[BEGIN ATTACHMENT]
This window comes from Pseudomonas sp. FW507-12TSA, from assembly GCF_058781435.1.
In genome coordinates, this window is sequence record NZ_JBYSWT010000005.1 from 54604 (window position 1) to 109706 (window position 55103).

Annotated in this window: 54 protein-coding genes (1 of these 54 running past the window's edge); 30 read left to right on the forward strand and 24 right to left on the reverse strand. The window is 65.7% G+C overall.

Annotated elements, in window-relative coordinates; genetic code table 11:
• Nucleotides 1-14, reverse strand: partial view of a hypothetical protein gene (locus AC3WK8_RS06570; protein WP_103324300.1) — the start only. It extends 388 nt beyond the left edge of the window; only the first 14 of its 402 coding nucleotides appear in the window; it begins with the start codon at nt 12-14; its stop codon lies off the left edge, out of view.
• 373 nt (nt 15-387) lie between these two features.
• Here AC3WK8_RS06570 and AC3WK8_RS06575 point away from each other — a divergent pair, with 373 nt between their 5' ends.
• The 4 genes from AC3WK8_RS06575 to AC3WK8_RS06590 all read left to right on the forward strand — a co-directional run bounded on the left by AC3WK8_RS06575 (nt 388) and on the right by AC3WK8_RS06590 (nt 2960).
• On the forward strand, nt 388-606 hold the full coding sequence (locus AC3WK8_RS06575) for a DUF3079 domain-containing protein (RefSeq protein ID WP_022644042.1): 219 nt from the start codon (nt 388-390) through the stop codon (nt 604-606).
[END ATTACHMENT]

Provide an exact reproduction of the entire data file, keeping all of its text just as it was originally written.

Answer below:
This window comes from Pseudomonas sp. FW507-12TSA, from assembly GCF_058781435.1.
In genome coordinates, this window is sequence record NZ_JBYSWT010000005.1 from 54604 (window position 1) to 109706 (window position 55103).

Annotated in this window: 54 protein-coding genes (1 of these 54 running past the window's edge); 30 read left to right on the forward strand and 24 right to left on the reverse strand. The window is 65.7% G+C overall.

Annotated elements, in window-relative coordinates; genetic code table 11:
• Nucleotides 1-14, reverse strand: partial view of a hypothetical protein gene (locus AC3WK8_RS06570; protein WP_103324300.1) — the start only. It extends 388 nt beyond the left edge of the window; only the first 14 of its 402 coding nucleotides appear in the window; it begins with the start codon at nt 12-14; its stop codon lies off the left edge, out of view.
• 373 nt (nt 15-387) lie between these two features.
• Here AC3WK8_RS06570 and AC3WK8_RS06575 point away from each other — a divergent pair, with 373 nt between their 5' ends.
• The 4 genes from AC3WK8_RS06575 to AC3WK8_RS06590 all read left to right on the forward strand — a co-directional run bounded on the left by AC3WK8_RS06575 (nt 388) and on the right by AC3WK8_RS06590 (nt 2960).
• On the forward strand, nt 388-606 hold the full coding sequence (locus AC3WK8_RS06575) for a DUF3079 domain-containing protein (RefSeq protein ID WP_022644042.1): 219 nt from the start codon (nt 388-390) through the stop codon (nt 604-606).